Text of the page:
Maplewood TC voices opposition to fracked gas power plant plans for Newark

The Maplewood Township Committee unanimously passed a resolution opposing the Passaic Valley Sewerage Commission’s proposed fracked gas power plant in the Ironbound neighborhood of Newark at its meeting on Feb. 1.

MAPLEWOOD, NJ — The Maplewood Township Committee unanimously passed a resolution opposing the Passaic Valley Sewerage Commission’s plan for a fracked gas power plant in Newark at its meeting on Feb. 1, asking Gov. Phil Murphy to shift to a renewable energy alternative. Other local, state and federal officials were named in the resolution as well, including U.S. Reps. Donald Payne Jr. and Mikie Sherrill, New Jersey Department of Environmental Protection Commissioner Shawn LaTourette, and state Sen. Richard Codey.

The gas plant would be for backup power at PVSC’s existing plant in the Ironbound section of Newark. It would be running an estimated 32 hours per week, which Maplewood Mayor Dean Dafis said would send more pollutants into an already densely populated area. Murphy blocked the commission from voting on a contract to build the plant on Jan. 13, saying the plan needed more thorough review.

“Since taking office in 2018, Gov. Murphy has made clear that New Jersey’s overburdened communities will no longer be a dumping ground for harmful pollutants,” Murphy spokesperson Alexandra Altman said in a statement to at the time. “While the proposed backup generation put forth by the Passaic Valley Sewerage Commission is meant to provide a critical climate resilience solution, it is imperative that the project adheres to the administration’s core values on environmental justice.”

Dafis also said the resolution is a matter of environmental justice.

“These are our neighbors. Our trash goes there,” he said at the meeting. “We owe them doing the right thing here. We’ve always taken a stand on these issues, even if they aren’t right here in our backyard.”

The committee did not discuss the resolution at length at the meeting, but Committeewomen Nancy Adams and Jamaine Cripe and Committeemen Vic DeLuca and Frank McGehee expressed their support for the resolution. In addition to Payne, Sherrill, LaTourette and Codey, the resolution will be sent to PVSC Executive Director Gregory Tramontozzi, Assemblywoman Mila Jasey, Assemblyman John McKeon and Essex County Commissioner Patricia Sebold.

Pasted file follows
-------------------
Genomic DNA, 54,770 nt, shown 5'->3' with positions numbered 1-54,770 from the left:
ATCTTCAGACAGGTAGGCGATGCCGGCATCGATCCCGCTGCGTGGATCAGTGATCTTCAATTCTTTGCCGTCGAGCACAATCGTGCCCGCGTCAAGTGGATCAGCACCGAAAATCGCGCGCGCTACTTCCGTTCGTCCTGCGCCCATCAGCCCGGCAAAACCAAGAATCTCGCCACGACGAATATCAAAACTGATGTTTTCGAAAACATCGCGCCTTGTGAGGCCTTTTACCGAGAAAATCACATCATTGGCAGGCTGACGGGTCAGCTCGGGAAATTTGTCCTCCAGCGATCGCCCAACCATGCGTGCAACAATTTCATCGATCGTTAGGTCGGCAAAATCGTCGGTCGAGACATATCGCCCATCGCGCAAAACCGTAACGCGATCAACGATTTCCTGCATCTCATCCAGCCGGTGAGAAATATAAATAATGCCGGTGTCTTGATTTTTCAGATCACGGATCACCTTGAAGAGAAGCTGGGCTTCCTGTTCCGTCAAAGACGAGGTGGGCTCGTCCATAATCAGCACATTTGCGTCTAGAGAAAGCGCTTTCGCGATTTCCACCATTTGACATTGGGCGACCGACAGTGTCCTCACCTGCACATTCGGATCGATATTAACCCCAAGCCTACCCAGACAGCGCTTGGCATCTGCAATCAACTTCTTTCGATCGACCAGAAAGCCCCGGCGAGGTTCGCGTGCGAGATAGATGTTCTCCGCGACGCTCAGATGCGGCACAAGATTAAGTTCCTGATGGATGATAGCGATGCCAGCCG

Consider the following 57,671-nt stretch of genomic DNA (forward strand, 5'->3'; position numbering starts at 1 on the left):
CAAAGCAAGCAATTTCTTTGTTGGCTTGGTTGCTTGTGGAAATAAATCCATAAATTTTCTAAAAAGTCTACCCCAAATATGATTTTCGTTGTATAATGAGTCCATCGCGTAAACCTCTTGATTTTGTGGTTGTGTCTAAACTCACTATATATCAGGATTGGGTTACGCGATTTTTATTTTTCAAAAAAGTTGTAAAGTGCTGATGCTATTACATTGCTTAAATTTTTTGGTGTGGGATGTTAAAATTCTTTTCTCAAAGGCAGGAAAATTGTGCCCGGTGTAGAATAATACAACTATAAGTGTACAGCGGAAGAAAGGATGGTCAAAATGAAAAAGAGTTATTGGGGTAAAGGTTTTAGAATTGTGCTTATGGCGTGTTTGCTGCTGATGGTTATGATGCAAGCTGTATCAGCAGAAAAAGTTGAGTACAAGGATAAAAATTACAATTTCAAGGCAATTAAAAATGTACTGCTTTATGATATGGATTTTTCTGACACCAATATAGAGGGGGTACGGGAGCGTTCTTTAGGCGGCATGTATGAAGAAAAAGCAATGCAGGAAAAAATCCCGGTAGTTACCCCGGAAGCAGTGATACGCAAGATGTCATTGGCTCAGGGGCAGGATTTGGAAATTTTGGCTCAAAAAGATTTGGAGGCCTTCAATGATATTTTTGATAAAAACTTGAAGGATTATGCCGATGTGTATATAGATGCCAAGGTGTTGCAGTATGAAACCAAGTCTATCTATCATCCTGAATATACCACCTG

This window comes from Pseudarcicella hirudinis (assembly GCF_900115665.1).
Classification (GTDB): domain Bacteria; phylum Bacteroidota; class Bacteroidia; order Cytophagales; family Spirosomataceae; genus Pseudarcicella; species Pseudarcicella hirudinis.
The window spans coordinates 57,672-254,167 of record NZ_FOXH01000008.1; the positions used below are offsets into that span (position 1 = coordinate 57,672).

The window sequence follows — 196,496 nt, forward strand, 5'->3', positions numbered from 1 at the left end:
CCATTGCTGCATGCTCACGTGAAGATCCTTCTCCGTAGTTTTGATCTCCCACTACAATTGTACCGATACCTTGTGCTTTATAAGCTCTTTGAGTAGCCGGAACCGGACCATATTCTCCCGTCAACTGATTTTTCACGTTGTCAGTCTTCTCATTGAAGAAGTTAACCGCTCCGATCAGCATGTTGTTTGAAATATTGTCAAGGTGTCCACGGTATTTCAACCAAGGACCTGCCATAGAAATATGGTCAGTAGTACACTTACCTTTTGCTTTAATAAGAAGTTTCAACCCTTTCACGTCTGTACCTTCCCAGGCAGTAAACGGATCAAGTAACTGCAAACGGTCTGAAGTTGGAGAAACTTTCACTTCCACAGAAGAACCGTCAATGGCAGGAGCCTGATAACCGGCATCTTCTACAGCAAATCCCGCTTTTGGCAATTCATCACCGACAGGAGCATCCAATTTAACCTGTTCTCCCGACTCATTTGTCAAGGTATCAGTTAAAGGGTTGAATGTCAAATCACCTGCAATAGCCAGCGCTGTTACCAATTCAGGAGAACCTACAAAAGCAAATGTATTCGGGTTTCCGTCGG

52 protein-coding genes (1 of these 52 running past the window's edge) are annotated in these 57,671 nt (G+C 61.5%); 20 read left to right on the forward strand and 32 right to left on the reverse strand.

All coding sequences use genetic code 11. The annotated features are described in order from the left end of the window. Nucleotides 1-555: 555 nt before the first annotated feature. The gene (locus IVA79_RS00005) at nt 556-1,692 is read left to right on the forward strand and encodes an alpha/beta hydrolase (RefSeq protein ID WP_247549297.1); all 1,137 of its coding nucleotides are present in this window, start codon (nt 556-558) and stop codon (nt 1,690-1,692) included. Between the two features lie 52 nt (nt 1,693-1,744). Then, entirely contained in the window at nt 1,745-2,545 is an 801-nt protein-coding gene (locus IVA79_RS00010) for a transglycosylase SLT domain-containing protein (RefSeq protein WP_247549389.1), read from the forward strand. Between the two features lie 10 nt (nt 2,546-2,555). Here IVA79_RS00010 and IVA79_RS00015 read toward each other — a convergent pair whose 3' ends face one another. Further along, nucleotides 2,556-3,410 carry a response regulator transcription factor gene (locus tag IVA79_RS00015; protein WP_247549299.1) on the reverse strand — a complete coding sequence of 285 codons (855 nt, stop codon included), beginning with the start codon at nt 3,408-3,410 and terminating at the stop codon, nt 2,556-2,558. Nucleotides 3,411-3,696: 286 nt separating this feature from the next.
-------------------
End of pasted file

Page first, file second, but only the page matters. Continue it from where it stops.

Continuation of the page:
Maplewood is not the first town to pass a resolution opposing the gas plant. Last summer, the Hoboken and Livingston township councils did the same, followed by Jersey City in September and Kearny just a few weeks ago. SOMA Action, a local grassroots organization that advocates for progressive change, supported the Maplewood Township Committee’s resolution in a press release on Feb. 3.

“I’m proud that Maplewood is helping to lead the way in fighting for environmental justice and advocating for our environmentally overburdened neighbors in Newark,” SOMA Action President Jennifer Nielsen said in the release. “By supporting the resolution asking Passaic Valley Sewerage Authority to use alternative energy for their proposed power plant, the Maplewood Township Committee has given notice that they will not tolerate further environmental inequity in our state.”

In the press release, Matt Smith, the director of the New Jersey office of Food and Water Watch, a national nonprofit that advocates for a clean environment, said Murphy should take further action beyond stopping the initial vote on the project.

“Last month, Gov. Murphy directed PVSC to delay a vote to begin construction on a massive new polluting power plant in Newark. This was a critical intervention, but without further action from the governor this project could move ahead very quickly,” Smith said. “If Gov. Murphy wants to live up to his clean energy, environmental justice and climate commitments, he must direct PVSC to withdraw the air permit application for the gas plant and redesign the resiliency project without any increase to the already intolerable levels of air and water pollution in Newark.”